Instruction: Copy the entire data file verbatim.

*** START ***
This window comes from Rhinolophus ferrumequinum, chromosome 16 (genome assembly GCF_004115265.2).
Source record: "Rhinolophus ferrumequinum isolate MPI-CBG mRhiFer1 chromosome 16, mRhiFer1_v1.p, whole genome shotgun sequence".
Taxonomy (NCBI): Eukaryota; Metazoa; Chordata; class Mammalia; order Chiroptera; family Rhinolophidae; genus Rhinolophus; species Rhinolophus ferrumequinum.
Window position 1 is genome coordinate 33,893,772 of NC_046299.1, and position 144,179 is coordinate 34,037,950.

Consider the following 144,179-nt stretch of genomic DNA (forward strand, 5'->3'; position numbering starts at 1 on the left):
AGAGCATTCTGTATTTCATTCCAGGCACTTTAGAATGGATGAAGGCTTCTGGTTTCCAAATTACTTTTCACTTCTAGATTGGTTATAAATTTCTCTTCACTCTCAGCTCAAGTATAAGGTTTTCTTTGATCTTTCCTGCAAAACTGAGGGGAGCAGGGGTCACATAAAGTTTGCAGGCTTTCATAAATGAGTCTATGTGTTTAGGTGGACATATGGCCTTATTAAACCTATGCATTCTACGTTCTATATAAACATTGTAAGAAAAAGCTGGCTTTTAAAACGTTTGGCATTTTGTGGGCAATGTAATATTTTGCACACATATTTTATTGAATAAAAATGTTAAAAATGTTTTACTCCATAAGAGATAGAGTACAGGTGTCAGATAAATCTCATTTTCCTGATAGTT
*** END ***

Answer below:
This window comes from Rhinolophus ferrumequinum, chromosome 16 (genome assembly GCF_004115265.2).
Source record: "Rhinolophus ferrumequinum isolate MPI-CBG mRhiFer1 chromosome 16, mRhiFer1_v1.p, whole genome shotgun sequence".
Taxonomy (NCBI): Eukaryota; Metazoa; Chordata; class Mammalia; order Chiroptera; family Rhinolophidae; genus Rhinolophus; species Rhinolophus ferrumequinum.
Window position 1 is genome coordinate 33,893,772 of NC_046299.1, and position 144,179 is coordinate 34,037,950.

Consider the following 144,179-nt stretch of genomic DNA (forward strand, 5'->3'; position numbering starts at 1 on the left):
AGAGCATTCTGTATTTCATTCCAGGCACTTTAGAATGGATGAAGGCTTCTGGTTTCCAAATTACTTTTCACTTCTAGATTGGTTATAAATTTCTCTTCACTCTCAGCTCAAGTATAAGGTTTTCTTTGATCTTTCCTGCAAAACTGAGGGGAGCAGGGGTCACATAAAGTTTGCAGGCTTTCATAAATGAGTCTATGTGTTTAGGTGGACATATGGCCTTATTAAACCTATGCATTCTACGTTCTATATAAACATTGTAAGAAAAAGCTGGCTTTTAAAACGTTTGGCATTTTGTGGGCAATGTAATATTTTGCACACATATTTTATTGAATAAAAATGTTAAAAATGTTTTACTCCATAAGAGATAGAGTACAGGTGTCAGATAAATCTCATTTTCCTGATAGTT